“In my view, there are some institutional principles that we have to hold sacred,” he said in an interview on Tuesday.
His colleagues weren’t persuaded, so Romps resigned.
Now the NYT piece isn’t perfect, for in the two paragraphs below I see reporter Powell trying to imply that science is guilty of present-day as well as past racism:
The history of science is no less marked than other fields of learning by abhorrent chapters of suppression and prejudice. Nazi and Communist regimes twisted science to their own end, and scientists buckled, fled or suffered perilous consequences. Some professors point to aspects of that history as a cautionary tale for American science. In the United States, so-called race science — including the measurement of skulls with the intent to determine intelligence — was used to justify the subordination of Black people, Chinese, Italians, Jews and others. Experiments were carried out on people without their consent.
The worst of that history lies decades past. That said, the faculty at geoscience departments in the United States has more white faculty than some other sciences. Departments have attracted more female professors of late but struggle to recruit Black and Latino candidates. The number of Asian Americans earning geoscience degrees has decreased since the mid-1990s.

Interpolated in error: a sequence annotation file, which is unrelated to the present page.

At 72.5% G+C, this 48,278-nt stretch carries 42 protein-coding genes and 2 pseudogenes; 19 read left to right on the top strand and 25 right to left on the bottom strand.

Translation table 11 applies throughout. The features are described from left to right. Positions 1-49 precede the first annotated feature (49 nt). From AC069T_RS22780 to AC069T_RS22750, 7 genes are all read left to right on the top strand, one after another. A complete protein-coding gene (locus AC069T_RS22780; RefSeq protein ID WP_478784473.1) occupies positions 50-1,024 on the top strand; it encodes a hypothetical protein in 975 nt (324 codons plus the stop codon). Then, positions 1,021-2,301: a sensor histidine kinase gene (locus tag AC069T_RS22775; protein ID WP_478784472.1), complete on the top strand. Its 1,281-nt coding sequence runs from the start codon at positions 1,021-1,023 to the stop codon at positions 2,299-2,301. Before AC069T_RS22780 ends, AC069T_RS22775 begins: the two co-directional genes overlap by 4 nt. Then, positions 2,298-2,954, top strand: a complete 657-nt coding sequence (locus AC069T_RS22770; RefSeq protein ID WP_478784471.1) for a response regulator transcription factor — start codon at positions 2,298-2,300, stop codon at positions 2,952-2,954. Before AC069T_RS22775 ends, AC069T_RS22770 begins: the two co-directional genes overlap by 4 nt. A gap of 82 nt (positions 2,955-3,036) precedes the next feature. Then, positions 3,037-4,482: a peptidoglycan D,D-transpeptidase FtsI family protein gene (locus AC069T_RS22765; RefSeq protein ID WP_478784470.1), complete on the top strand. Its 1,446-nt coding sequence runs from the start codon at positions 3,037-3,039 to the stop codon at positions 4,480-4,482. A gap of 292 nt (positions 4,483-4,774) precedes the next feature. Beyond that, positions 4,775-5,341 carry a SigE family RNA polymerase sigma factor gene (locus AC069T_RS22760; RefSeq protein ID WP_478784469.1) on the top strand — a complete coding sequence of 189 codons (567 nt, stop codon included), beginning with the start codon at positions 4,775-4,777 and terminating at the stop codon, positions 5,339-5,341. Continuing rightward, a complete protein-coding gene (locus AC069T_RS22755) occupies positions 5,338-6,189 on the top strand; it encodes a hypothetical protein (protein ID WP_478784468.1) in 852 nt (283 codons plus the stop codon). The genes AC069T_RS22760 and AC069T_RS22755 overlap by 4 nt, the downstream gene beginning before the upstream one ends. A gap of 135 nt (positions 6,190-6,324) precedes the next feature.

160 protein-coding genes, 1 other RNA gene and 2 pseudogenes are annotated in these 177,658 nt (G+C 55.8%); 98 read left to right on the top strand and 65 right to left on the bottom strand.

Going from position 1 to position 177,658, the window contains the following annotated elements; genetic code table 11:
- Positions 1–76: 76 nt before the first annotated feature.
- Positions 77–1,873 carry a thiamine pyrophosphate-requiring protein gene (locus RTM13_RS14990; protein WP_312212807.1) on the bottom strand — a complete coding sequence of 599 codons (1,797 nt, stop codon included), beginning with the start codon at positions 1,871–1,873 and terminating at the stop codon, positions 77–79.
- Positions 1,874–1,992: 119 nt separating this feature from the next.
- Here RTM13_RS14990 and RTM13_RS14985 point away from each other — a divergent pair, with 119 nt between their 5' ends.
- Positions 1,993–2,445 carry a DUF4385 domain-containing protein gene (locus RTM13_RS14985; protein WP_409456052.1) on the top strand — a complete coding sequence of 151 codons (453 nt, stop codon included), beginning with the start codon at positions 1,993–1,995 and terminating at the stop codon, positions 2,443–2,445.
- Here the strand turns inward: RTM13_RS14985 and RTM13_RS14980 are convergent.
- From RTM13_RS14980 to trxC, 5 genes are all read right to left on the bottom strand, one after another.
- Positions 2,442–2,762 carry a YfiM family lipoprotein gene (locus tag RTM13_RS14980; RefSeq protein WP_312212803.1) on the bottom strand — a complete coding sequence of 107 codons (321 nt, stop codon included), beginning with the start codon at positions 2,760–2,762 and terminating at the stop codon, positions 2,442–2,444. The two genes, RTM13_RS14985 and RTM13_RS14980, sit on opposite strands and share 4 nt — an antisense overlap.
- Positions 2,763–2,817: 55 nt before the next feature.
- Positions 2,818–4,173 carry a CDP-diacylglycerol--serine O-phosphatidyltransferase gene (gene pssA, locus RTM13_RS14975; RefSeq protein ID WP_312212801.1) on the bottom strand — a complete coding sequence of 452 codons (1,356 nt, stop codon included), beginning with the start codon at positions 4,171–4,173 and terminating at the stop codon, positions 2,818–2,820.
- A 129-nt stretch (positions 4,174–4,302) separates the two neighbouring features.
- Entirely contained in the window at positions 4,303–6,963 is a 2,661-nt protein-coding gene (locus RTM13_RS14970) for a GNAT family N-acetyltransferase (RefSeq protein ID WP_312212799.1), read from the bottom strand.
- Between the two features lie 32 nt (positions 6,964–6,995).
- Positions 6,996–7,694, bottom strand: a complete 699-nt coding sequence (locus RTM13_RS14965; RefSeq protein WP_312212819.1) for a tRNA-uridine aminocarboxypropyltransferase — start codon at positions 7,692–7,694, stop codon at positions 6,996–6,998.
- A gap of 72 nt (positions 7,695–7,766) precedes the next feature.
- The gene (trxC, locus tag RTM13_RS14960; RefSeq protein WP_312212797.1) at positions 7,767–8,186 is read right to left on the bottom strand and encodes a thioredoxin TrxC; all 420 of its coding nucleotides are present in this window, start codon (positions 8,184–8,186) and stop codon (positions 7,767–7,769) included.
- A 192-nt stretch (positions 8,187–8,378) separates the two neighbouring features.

Indeed, the worst of that history lies decades past; at present, science departments are lining up in droves to hire good minority candidates. But the second paragraph, at least to me, is a Kendi-an implication that inequities in geoscience departments still reflect racism in those departments. That’s simply not true. It is a “pipeline problem” whose rectification requires a huge and necessary societal effort well beyond DEI efforts on the college and grad-school level.